Yesterday Mayor Johnson announced a reprise of last winter’s “Operation Safeway” with claims that this policing programme will increase cyclist safety. We are very much in favour of law enforcement as a crucial element in reducing danger for cyclists and other road users – but we doubt that the “mini- Operation Safeways” announced will be it. Unless the lessons from Operation Safeway are learned – and there is no sign that they have been – TfL and MPS will continue to fail Londoners by not providing non-discriminatory and effective law enforcement. Here’s why: Continue reading
Regrettably, Transport for London’s draft Pedestrian Safety Action Plan (PSAP)
fails from the start. Despite a rough attempt to consider what is meant by the term “pedestrian risk”, it is not clear about what it thinks pedestrian safety is. Having a well formulated set of approaches to the problem – which it doesn’t seem to have anyway – is not really going to be possible if we can’t be certain what the problem is in the first place.
Consultation on the draft finishes on May 9th. Below are our basic objections. Continue reading
In February 2014 the Road Danger Reduction Forum, along with the London Cycling Campaign; CTC: the national cycling charity; RoadPeace: the national charity for road crash victims; and TABS: the Association of Bikeability Schemes came together to explain our concerns to, and ask for action from, Transport for London. Last week we received a reply from TfL (see below). Because we think that this reply misunderstood the basis of our concerns, our organisations sent a reply today repeating them and suggesting ways forward, as follows: Continue reading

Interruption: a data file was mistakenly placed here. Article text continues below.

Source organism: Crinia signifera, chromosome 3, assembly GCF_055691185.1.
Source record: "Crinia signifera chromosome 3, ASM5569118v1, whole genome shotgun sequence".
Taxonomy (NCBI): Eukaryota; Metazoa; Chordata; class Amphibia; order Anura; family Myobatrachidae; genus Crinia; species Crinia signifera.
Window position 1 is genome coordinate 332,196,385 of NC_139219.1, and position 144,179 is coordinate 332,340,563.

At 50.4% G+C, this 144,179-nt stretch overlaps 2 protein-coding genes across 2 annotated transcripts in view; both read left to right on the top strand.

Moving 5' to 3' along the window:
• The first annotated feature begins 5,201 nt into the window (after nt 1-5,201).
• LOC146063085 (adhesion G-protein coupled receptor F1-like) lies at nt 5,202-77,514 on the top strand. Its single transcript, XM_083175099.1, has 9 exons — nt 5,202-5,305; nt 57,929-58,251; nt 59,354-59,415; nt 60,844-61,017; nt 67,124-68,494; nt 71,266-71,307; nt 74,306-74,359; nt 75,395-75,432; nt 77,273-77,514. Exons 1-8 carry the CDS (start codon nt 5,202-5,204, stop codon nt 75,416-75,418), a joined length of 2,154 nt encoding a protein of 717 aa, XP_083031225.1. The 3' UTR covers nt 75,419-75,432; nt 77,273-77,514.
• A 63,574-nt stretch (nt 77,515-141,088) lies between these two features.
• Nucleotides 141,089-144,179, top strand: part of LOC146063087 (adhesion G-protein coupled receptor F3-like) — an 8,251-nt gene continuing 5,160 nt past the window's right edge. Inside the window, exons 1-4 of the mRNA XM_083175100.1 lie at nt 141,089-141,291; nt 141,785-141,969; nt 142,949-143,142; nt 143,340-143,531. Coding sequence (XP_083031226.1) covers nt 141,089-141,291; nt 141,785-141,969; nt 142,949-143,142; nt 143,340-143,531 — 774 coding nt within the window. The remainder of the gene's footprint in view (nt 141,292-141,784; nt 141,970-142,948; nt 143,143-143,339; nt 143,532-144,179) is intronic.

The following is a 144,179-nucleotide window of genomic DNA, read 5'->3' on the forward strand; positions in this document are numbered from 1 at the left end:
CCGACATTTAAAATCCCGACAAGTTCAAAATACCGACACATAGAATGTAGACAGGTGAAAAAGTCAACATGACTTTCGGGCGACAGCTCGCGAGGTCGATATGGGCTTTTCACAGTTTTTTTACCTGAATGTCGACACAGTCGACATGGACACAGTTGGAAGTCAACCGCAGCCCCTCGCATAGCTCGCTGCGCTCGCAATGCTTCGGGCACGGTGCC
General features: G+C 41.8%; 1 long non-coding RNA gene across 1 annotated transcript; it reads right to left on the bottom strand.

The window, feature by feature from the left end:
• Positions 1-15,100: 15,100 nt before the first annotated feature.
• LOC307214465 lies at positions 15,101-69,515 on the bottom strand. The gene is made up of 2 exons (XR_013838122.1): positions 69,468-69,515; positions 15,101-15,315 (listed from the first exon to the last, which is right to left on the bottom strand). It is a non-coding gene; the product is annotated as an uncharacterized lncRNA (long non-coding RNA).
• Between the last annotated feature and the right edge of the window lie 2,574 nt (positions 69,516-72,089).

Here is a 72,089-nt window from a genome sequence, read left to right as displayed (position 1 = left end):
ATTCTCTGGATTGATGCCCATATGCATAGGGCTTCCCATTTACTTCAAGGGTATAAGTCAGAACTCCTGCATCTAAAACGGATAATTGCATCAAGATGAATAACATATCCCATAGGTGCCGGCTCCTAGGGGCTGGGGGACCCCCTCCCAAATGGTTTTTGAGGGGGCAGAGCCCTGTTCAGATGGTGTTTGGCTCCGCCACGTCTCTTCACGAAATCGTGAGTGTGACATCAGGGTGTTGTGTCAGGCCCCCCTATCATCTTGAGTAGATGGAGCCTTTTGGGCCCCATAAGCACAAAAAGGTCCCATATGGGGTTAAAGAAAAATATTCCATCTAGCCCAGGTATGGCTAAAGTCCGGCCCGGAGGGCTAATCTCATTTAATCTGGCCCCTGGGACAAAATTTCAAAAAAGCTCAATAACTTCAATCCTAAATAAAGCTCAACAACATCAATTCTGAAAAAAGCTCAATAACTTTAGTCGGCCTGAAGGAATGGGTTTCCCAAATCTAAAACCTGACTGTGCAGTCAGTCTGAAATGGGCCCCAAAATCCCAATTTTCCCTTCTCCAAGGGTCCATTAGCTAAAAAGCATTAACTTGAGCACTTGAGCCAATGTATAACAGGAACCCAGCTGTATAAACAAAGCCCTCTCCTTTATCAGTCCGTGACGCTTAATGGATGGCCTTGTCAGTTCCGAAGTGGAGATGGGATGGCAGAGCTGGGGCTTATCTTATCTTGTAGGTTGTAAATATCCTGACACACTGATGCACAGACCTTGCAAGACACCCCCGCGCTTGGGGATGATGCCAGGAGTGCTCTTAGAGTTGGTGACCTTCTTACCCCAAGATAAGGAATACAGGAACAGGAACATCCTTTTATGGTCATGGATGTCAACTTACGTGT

Photo from Local Transport Today 644 (4th April 2014)
Below is the text of a letter published in Local Transport Today 644 in response to a long letter from Professor Oliver Carsten in the previous issue showing how the UK’s “road safety record” is presented in an undeservedly “sunny” light. I state that the way he points this out is welcome, but needs to go a lot further… Continue reading
Photos: AA Charitable Trust
One million wing-mirror stickers are being sent out by the AA to remind drivers to watch out for two-wheelers on the road. The campaign is based on a poll for the AA showing that nine out of ten motorists admit that when driving, “it is sometimes hard to see cyclists”, with 55 percent of motorists claiming that they are often “surprised when a cyclist appears from nowhere.” It’s nice to see AA president Edmund King say that: “The AA Think Bikes campaign is definitely needed when half of drivers are often surprised when a cyclist or motorcyclist ‘appears from nowhere’. Those on two wheels never appear from nowhere (our emphasis) so as drivers we need to be more alert to other road users and this is where our stickers act as a daily reminder”.
So is this an unequivocal step forward? The main feature of this, as with so many other similar campaigns, is what it tells us about the beliefs underlying what passes for “road safety” – beliefs which we have to challenge.
So let’s take a look at the campaign and what underlies it in some detail: Continue reading